The UIDAI has taken two successive governments in India and the entire world for a ride. It identifies nothing. It is not unique. The entire UID data has never been verified and audited. The UID cannot be used for governance, financial databases or anything. It’s use is the biggest threat to national security since independence. – Anupam Saraph 2018

When I opposed Aadhaar in 2010 , I was called a BJP stooge. In 2016 I am still opposing Aadhaar for the same reasons and I am told I am a Congress die hard. No one wants to see why I oppose Aadhaar as it is too difficult. Plus Aadhaar is FREE so why not get one ? Ram Krishnaswamy

First they ignore you, then they laugh at you, then they fight you, then you win.-Mahatma Gandhi

In matters of conscience, the law of the majority has no place.Mahatma Gandhi

“The invasion of privacy is of no consequence because privacy is not a fundamental right and has no meaning under Article 21. The right to privacy is not a guaranteed under the constitution, because privacy is not a fundamental right.” Article 21 of the Indian constitution refers to the right to life and liberty -Attorney General Mukul Rohatgi

“There is merit in the complaints. You are unwittingly allowing snooping, harassment and commercial exploitation. The information about an individual obtained by the UIDAI while issuing an Aadhaar card shall not be used for any other purpose, save as above, except as may be directed by a court for the purpose of criminal investigation.”-A three judge bench headed by Justice J Chelameswar said in an interim order.

Legal scholarUsha Ramanathandescribes UID as an inverse of sunshine laws like the Right to Information. While the RTI makes the state transparent to the citizen, the UID does the inverse: it makes the citizen transparent to the state, she says.

Good idea gone bad
I have written earlier that UID/Aadhaar was a poorly designed, unreliable and expensive solution to the really good idea of providing national identification for over a billion Indians. My petition contends that UID in its current form violates the right to privacy of a citizen, guaranteed under Article 21 of the Constitution. This is because sensitive biometric and demographic information of citizens are with enrolment agencies, registrars and sub-registrars who have no legal liability for any misuse of this data. This petition has opened up the larger discussion on privacy rights for Indians. The current Article 21 interpretation by the Supreme Court was done decades ago, before the advent of internet and today’s technology and all the new privacy challenges that have arisen as a consequence.Rajeev Chandrasekhar, MP Rajya Sabha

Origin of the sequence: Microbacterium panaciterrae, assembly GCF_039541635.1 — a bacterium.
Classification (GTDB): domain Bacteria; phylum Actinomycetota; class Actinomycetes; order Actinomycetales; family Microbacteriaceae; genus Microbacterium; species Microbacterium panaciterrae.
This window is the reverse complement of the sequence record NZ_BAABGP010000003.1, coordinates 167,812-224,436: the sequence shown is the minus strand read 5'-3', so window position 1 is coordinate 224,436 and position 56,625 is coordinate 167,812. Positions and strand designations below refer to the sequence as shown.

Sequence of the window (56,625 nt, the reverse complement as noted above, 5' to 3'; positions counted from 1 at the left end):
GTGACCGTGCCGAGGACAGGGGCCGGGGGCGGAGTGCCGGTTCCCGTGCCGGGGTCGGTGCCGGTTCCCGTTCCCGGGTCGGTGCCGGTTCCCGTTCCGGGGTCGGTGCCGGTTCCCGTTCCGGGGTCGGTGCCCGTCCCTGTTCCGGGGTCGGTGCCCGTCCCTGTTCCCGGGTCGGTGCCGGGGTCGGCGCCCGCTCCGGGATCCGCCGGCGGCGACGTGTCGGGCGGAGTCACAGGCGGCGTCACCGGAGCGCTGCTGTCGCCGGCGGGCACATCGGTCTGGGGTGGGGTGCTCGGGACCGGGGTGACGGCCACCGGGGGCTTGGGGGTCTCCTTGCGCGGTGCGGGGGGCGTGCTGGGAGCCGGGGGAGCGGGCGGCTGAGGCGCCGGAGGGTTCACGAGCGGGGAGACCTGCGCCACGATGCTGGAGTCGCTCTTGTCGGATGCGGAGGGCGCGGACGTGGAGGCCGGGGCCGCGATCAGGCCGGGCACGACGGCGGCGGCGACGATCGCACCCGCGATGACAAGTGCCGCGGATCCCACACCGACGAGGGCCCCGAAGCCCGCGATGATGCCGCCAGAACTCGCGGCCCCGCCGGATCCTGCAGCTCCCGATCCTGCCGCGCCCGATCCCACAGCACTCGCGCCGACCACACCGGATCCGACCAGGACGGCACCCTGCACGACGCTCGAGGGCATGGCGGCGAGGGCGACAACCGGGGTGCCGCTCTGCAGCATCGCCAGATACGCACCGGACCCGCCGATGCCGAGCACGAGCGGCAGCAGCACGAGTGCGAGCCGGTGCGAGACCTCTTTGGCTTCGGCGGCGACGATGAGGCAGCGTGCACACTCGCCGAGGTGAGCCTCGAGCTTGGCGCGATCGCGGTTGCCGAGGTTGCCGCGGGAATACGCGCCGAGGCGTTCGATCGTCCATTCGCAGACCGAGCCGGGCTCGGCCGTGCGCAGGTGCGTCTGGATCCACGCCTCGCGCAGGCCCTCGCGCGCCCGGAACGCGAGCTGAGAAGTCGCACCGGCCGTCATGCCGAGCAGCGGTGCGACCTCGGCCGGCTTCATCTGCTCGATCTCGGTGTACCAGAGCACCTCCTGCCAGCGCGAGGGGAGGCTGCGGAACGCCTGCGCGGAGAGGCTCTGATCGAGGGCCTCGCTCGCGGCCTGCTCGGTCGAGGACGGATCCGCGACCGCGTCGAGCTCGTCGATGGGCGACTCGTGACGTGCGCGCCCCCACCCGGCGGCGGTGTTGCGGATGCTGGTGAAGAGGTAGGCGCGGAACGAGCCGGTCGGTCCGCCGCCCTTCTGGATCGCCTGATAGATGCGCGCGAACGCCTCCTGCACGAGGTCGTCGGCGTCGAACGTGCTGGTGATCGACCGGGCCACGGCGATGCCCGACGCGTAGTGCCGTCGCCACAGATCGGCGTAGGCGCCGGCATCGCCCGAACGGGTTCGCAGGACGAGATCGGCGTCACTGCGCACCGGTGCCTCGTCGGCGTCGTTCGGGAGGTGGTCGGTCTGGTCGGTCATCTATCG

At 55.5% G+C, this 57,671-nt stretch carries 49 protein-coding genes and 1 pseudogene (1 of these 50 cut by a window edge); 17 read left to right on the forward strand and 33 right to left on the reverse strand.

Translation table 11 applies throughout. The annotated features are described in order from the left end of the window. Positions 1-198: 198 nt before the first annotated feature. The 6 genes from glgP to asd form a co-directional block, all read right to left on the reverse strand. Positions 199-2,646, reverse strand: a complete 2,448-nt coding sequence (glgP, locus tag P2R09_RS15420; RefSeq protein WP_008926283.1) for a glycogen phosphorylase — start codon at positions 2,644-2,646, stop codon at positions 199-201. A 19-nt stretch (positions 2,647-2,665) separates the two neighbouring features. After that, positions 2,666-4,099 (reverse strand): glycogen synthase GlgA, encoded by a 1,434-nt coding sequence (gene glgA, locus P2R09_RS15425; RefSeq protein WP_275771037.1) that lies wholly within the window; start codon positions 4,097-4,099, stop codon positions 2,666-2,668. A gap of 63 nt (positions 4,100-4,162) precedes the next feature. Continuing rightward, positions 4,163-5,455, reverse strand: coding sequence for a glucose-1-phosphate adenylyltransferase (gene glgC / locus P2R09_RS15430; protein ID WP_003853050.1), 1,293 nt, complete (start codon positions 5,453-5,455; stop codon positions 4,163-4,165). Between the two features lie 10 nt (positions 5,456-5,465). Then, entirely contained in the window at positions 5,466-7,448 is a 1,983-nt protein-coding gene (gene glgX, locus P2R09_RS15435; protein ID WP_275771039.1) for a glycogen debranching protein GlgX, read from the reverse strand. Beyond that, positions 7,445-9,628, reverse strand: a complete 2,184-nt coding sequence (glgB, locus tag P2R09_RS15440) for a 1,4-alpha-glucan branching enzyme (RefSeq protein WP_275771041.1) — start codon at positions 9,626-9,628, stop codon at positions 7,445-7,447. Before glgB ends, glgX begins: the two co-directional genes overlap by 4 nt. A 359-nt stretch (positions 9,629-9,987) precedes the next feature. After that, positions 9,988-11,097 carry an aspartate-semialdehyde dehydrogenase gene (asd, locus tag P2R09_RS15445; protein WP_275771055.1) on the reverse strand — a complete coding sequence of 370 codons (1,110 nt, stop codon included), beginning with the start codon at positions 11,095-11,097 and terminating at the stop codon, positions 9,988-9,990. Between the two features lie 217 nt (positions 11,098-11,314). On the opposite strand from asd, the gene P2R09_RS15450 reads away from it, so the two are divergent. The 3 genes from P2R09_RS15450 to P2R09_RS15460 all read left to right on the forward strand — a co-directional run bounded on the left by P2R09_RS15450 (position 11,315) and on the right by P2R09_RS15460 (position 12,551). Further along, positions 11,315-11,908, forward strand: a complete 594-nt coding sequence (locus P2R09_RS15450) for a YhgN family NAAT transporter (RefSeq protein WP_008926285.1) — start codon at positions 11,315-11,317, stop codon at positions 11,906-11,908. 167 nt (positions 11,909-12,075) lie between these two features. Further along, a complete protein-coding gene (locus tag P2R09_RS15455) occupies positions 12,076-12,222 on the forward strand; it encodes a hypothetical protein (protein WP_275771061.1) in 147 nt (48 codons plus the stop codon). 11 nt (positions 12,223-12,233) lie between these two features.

“What is Aadhaar? There is enormous confusion. That Aadhaar will identify people who are entitled for subsidy. No. Aadhaar doesn’t determine who is eligible and who isn’t,” Jairam Ramesh

But Aadhaar has been mythologised during the previous government by its creators into some technology super force that will transform governance in a miraculous manner. I even read an article recently that compared Aadhaar to some revolution and quoted a 1930s historian, Will Durant.Rajeev Chandrasekhar, Rajya Sabha MP

“I know you will say that it is not mandatory. But, it is compulsorily mandatorily voluntary,” Jairam Ramesh, Rajya Saba April 2017.

August 24, 2017: The nine-judge Constitution Bench rules that right to privacy is “intrinsic to life and liberty”and is inherently protected under the various fundamental freedoms enshrined under Part III of the Indian Constitution

"Never doubt that a small group of thoughtful, committed citizens can change the World; indeed it's the only thing that ever has"

“Arguing that you don’t care about the right to privacy because you have nothing to hide is no different than saying you don’t care about free speech because you have nothing to say.” -Edward Snowden

In the Supreme Court, Meenakshi Arora, one of the senior counsel in the case, compared it to living under a general, perpetual, nation-wide criminal warrant.

Had never thought of it that way, but living in the Aadhaar universe is like living in a prison. All of us are treated like criminals with barely any rights or recourse and gatekeepers have absolute power on you and your life.

Announcing the launch of the#BreakAadhaarChainscampaign, culminating with events in multiple cities on 12th Jan. This is the last opportunity to make your voice heard before the Supreme Court hearings start on 17th Jan 2018. In collaboration with @no2uidand@rozi_roti.